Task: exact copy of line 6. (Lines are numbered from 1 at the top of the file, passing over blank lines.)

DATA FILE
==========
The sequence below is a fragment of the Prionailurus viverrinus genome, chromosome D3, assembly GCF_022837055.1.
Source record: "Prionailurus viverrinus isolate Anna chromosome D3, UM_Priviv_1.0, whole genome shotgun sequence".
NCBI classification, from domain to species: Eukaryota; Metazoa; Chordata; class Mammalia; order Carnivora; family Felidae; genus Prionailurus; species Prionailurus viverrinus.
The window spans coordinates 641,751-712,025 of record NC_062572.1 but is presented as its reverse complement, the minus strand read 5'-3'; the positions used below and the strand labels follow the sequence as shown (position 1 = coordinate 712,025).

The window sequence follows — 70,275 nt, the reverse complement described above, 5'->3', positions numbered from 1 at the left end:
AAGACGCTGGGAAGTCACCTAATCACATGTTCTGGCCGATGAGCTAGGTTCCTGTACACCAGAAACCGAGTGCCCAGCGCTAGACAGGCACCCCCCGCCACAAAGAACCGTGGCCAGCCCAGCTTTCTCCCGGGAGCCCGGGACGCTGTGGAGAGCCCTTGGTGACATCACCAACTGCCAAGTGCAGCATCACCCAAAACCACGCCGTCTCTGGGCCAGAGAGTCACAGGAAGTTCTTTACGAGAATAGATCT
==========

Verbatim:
AAGACGCTGGGAAGTCACCTAATCACATGTTCTGGCCGATGAGCTAGGTTCCTGTACACCAGAAACCGAGTGCCCAGCGCTAGACAGGCACCCCCCGCCACAAAGAACCGTGGCCAGCCCAGCTTTCTCCCGGGAGCCCGGGACGCTGTGGAGAGCCCTTGGTGACATCACCAACTGCCAAGTGCAGCATCACCCAAAACCACGCCGTCTCTGGGCCAGAGAGTCACAGGAAGTTCTTTACGAGAATAGATCT